Still image credit: KWBJ TV 22

From one artist to another…

Toups and his band were accompanied on stage by famed artist, Tony Bernard. Bernard arranged his own funky piece…on canvas, that is; presumably sold to the highest bidder. It was a crowned pelican. It seemed almost befitting to see Toups and Toulouse (my name for the pelican) side by side on the the same stage — like two kings on their respective thrones; Toups, a music monarch of Grammy-award winning proportions alongside the state’s majestic bird. And, when the last song was played, my soft-soled shoes had become a second layer of epidermis on my feet. But, it was well worth the five-block walk.

What’s a festival without oil and shrimp? Well, #ibedamned

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Who You Callin' a Bitch?

VH1’s Love & Hip Hop

When boredom strikes, I turn on the tube. Not much of a reality TV fanatic, but my eye is drawn to a show that’s speaking my language, Sisterhood of Hip Hop. I initially think the show is about strong bitches…oops, I mean women making an impact in the rap industry. For about 20 minutes, I’m correct in my assumption. The cast members are five women from different hip hop meccas across the US; from New York to Atlanta, Georgia.  I’m drawn in even more when I learn that each woman comes with her own unique style; from hardcore street vibes to sultry Jamaican patois. I was about as eager to watch this show as I was when VH1 premiered Miss Rap Supreme in 2008. Unfortunately, it managed to fall flat and was not renewed to return a second season. Foreshadowing, I presume. Legend femcee Queen Latifah made an appearance on Sisterhood and the women were tasked with remaking Queen’s U.N.I.T.Y. The song is about selfempowerment and women uniting to defend one’s self against degradation and violence. In the lyrics, she lashes out, “who you callin’ a bitch?” as if to respond to a harassing male on the street. I remember hearing this song as a young female adolescent hanging out with my girlfriends, chilling on the block and feeling like giants among men because we had a song about us and for us; a ladies anthem, if you will. During the few minutes I chose to bestow my full attention to this episode, I was relieved to see a series where women were working together with a purpose of promoting their careers, honing their passions and where women were not objectified as lustful, sexual beings. I figured I had embarked upon a DVR-worthy treasure.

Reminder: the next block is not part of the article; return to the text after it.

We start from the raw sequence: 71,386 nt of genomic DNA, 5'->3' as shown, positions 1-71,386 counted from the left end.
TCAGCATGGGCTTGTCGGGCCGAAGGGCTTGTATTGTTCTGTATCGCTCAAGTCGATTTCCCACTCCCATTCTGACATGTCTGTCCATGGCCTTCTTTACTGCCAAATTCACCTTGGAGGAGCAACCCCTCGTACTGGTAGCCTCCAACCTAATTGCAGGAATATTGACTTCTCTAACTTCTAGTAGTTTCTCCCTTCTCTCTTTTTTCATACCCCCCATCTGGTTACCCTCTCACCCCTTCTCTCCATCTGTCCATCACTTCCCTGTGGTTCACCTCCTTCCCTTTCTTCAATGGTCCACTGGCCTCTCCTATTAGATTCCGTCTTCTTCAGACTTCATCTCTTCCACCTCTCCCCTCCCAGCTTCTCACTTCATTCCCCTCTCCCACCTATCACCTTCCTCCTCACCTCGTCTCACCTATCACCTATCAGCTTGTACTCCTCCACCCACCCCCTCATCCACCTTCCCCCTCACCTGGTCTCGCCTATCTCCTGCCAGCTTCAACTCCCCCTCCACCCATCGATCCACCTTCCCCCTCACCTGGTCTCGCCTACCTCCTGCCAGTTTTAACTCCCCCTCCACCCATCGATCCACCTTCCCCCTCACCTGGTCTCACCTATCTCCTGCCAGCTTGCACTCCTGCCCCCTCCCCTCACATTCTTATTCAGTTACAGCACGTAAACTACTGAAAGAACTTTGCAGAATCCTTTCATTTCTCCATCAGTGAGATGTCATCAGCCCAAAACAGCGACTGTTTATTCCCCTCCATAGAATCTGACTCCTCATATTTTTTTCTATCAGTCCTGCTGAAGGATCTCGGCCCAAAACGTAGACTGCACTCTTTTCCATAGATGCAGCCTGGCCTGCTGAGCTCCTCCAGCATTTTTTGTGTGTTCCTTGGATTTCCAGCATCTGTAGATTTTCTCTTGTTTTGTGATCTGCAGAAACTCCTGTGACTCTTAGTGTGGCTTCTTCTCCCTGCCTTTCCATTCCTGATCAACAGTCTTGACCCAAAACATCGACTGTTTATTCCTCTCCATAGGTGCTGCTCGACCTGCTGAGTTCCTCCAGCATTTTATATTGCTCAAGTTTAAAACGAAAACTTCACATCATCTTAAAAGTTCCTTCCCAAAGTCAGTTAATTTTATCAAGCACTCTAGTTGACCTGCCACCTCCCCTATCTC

Lupe Fiasco “Bitch Bad.” https://www.youtube.com/watch?v=C3m3t_PxiUI

The original song, U.N.I.T.Y from 1994 was slightly altered and the original hook was slowed to play host to a more 21st Century sound. Each rapper stepped to the mic and what I heard was contradictory at best. While it was wrong for a man to call a woman a bitch, it was ok for “a bitch” and her “bitches” to “ride together” and have each other’s back. With every bitch-laden verse, I was agitated. I couldn’t see the unity for the bitch trees. This seemed to be almost the opposite of Queen’s U.N.I.T.Y‘s meaning. Why not use words like, sistas, ladies, women, queens or my girls? How can you differentiate between a good bitch from a bad bitch (bad meaning bad)? In which friendly voice should one use in order to call another person a bitch? 9188466002_e01ae69764_mApparently, they’re not the only groups or persons to use the word, but it’s more disheartening to hear a female acknowledge herself as a bitch and think it’s a display of strength. So, I’m inclined to question myself: Am I a bit too traditional? Is Bitch a term of endearment? Can we be reformed? Or, am I merely too bitchy about bitches just being bitches? I would love to hear your response.